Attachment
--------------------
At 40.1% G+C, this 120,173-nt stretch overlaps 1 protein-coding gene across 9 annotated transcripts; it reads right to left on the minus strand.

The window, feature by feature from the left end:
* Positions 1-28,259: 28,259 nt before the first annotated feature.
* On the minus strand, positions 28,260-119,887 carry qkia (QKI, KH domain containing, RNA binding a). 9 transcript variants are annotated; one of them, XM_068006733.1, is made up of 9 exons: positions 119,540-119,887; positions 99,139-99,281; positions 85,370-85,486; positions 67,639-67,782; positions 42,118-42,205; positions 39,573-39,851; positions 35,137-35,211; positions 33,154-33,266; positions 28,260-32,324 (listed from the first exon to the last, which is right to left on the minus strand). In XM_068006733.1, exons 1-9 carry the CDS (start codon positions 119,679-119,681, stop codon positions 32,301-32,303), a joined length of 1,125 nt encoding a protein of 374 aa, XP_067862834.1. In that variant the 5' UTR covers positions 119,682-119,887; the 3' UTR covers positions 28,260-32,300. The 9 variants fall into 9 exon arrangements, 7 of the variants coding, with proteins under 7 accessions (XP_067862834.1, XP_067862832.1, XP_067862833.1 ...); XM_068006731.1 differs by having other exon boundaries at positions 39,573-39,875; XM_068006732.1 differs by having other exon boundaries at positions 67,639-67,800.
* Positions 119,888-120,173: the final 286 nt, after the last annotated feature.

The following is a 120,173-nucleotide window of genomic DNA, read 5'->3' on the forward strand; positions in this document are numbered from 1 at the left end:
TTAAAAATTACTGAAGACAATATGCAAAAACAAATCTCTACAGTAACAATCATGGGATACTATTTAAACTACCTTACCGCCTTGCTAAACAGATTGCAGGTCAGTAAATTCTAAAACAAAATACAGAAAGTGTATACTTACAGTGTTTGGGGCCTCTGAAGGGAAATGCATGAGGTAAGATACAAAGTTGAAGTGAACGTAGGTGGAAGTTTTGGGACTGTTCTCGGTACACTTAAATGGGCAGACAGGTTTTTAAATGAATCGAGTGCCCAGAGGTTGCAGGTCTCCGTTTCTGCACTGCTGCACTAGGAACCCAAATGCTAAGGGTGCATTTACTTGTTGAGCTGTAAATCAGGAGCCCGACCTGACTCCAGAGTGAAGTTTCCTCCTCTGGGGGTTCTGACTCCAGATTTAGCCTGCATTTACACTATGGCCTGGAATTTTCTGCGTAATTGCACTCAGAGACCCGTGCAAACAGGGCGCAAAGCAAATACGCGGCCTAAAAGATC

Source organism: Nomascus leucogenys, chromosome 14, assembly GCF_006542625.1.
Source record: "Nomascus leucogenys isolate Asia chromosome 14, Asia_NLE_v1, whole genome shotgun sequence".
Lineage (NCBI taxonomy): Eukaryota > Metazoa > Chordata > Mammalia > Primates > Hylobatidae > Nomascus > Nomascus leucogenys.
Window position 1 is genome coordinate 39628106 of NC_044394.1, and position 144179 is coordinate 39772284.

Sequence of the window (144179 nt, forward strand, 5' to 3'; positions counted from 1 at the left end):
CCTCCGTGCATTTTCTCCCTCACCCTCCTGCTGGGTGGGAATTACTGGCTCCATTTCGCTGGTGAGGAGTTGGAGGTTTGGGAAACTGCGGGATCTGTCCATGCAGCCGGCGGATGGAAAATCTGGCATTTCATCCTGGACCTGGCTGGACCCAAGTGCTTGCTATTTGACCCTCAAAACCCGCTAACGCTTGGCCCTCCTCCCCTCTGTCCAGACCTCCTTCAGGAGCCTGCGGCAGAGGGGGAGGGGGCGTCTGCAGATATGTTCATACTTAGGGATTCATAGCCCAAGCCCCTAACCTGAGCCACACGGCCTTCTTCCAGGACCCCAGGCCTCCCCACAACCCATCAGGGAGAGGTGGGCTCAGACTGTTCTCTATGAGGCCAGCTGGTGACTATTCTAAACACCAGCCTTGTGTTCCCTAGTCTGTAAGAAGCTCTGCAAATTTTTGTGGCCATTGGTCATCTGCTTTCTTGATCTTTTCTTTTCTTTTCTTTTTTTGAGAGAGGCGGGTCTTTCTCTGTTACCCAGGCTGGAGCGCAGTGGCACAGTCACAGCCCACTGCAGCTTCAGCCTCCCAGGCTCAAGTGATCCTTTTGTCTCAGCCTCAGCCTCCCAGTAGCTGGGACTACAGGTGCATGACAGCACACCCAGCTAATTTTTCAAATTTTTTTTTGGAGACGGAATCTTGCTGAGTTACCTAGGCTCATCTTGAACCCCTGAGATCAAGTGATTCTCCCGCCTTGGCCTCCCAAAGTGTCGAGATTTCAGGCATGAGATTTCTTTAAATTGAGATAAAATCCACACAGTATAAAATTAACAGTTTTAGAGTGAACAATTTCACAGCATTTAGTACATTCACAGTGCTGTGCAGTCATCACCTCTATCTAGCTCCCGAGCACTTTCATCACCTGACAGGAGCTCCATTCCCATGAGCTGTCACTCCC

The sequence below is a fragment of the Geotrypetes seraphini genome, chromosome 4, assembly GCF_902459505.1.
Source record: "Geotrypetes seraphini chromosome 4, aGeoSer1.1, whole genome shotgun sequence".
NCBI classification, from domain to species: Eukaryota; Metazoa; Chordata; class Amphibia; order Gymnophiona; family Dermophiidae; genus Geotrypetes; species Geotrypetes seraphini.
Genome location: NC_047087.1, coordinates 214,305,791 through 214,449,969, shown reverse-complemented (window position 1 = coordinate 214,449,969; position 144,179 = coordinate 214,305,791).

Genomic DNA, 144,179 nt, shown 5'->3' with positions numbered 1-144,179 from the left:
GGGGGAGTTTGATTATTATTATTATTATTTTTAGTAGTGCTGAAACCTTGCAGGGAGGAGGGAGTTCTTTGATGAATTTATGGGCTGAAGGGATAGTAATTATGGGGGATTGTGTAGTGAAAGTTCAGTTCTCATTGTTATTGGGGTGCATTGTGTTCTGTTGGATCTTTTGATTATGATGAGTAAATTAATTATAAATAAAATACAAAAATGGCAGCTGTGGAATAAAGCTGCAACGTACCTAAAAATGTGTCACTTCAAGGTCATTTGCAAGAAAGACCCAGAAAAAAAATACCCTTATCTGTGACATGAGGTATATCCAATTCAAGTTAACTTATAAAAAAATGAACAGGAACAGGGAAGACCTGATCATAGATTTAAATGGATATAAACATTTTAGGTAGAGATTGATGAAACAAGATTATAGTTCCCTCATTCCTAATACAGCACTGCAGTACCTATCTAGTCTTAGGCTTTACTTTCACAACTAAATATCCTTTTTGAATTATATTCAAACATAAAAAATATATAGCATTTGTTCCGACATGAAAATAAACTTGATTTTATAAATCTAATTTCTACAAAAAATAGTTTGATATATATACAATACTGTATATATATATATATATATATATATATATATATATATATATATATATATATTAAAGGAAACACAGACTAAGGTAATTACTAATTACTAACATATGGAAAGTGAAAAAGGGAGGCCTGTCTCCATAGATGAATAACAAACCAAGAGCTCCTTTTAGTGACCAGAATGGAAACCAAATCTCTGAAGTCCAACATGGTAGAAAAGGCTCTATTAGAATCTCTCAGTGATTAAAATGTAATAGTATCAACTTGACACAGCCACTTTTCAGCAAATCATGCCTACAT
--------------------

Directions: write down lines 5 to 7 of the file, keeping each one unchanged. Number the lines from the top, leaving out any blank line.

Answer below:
* Positions 119,888-120,173: the final 286 nt, after the last annotated feature.

The following is a 120,173-nucleotide window of genomic DNA, read 5'->3' on the forward strand; positions in this document are numbered from 1 at the left end:
TTAAAAATTACTGAAGACAATATGCAAAAACAAATCTCTACAGTAACAATCATGGGATACTATTTAAACTACCTTACCGCCTTGCTAAACAGATTGCAGGTCAGTAAATTCTAAAACAAAATACAGAAAGTGTATACTTACAGTGTTTGGGGCCTCTGAAGGGAAATGCATGAGGTAAGATACAAAGTTGAAGTGAACGTAGGTGGAAGTTTTGGGACTGTTCTCGGTACACTTAAATGGGCAGACAGGTTTTTAAATGAATCGAGTGCCCAGAGGTTGCAGGTCTCCGTTTCTGCACTGCTGCACTAGGAACCCAAATGCTAAGGGTGCATTTACTTGTTGAGCTGTAAATCAGGAGCCCGACCTGACTCCAGAGTGAAGTTTCCTCCTCTGGGGGTTCTGACTCCAGATTTAGCCTGCATTTACACTATGGCCTGGAATTTTCTGCGTAATTGCACTCAGAGACCCGTGCAAACAGGGCGCAAAGCAAATACGCGGCCTAAAAGATC